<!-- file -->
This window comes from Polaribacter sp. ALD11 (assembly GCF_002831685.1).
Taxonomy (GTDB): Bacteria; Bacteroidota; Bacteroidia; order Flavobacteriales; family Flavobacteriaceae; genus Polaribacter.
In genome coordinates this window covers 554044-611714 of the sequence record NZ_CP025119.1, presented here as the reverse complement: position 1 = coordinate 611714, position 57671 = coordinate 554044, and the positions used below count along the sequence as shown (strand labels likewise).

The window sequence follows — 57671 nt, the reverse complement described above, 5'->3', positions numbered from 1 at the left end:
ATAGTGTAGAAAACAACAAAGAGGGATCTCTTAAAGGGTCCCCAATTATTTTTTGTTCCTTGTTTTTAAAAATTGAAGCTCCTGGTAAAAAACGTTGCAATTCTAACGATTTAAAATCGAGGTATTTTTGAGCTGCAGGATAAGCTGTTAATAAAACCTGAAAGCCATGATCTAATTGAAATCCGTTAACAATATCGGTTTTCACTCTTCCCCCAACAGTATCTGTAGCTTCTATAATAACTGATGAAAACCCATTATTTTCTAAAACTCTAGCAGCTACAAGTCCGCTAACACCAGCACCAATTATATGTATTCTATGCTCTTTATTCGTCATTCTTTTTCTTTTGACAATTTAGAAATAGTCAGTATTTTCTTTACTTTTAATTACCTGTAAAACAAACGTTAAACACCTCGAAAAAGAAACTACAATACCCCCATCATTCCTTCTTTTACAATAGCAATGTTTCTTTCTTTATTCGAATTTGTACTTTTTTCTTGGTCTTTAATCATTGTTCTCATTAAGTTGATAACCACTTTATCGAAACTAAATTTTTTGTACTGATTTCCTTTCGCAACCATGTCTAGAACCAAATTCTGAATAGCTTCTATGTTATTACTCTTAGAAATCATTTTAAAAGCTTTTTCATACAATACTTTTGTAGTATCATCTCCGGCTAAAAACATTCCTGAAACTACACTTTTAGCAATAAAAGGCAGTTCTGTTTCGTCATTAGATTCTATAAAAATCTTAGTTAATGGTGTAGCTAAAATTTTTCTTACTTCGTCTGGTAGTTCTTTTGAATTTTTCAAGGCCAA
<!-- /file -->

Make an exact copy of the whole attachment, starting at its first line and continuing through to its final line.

This window comes from Polaribacter sp. ALD11 (assembly GCF_002831685.1).
Taxonomy (GTDB): Bacteria; Bacteroidota; Bacteroidia; order Flavobacteriales; family Flavobacteriaceae; genus Polaribacter.
In genome coordinates this window covers 554044-611714 of the sequence record NZ_CP025119.1, presented here as the reverse complement: position 1 = coordinate 611714, position 57671 = coordinate 554044, and the positions used below count along the sequence as shown (strand labels likewise).

The window sequence follows — 57671 nt, the reverse complement described above, 5'->3', positions numbered from 1 at the left end:
ATAGTGTAGAAAACAACAAAGAGGGATCTCTTAAAGGGTCCCCAATTATTTTTTGTTCCTTGTTTTTAAAAATTGAAGCTCCTGGTAAAAAACGTTGCAATTCTAACGATTTAAAATCGAGGTATTTTTGAGCTGCAGGATAAGCTGTTAATAAAACCTGAAAGCCATGATCTAATTGAAATCCGTTAACAATATCGGTTTTCACTCTTCCCCCAACAGTATCTGTAGCTTCTATAATAACTGATGAAAACCCATTATTTTCTAAAACTCTAGCAGCTACAAGTCCGCTAACACCAGCACCAATTATATGTATTCTATGCTCTTTATTCGTCATTCTTTTTCTTTTGACAATTTAGAAATAGTCAGTATTTTCTTTACTTTTAATTACCTGTAAAACAAACGTTAAACACCTCGAAAAAGAAACTACAATACCCCCATCATTCCTTCTTTTACAATAGCAATGTTTCTTTCTTTATTCGAATTTGTACTTTTTTCTTGGTCTTTAATCATTGTTCTCATTAAGTTGATAACCACTTTATCGAAACTAAATTTTTTGTACTGATTTCCTTTCGCAACCATGTCTAGAACCAAATTCTGAATAGCTTCTATGTTATTACTCTTAGAAATCATTTTAAAAGCTTTTTCATACAATACTTTTGTAGTATCATCTCCGGCTAAAAACATTCCTGAAACTACACTTTTAGCAATAAAAGGCAGTTCTGTTTCGTCATTAGATTCTATAAAAATCTTAGTTAATGGTGTAGCTAAAATTTTTCTTACTTCGTCTGGTAGTTCTTTTGAATTTTTCAAGGCCAA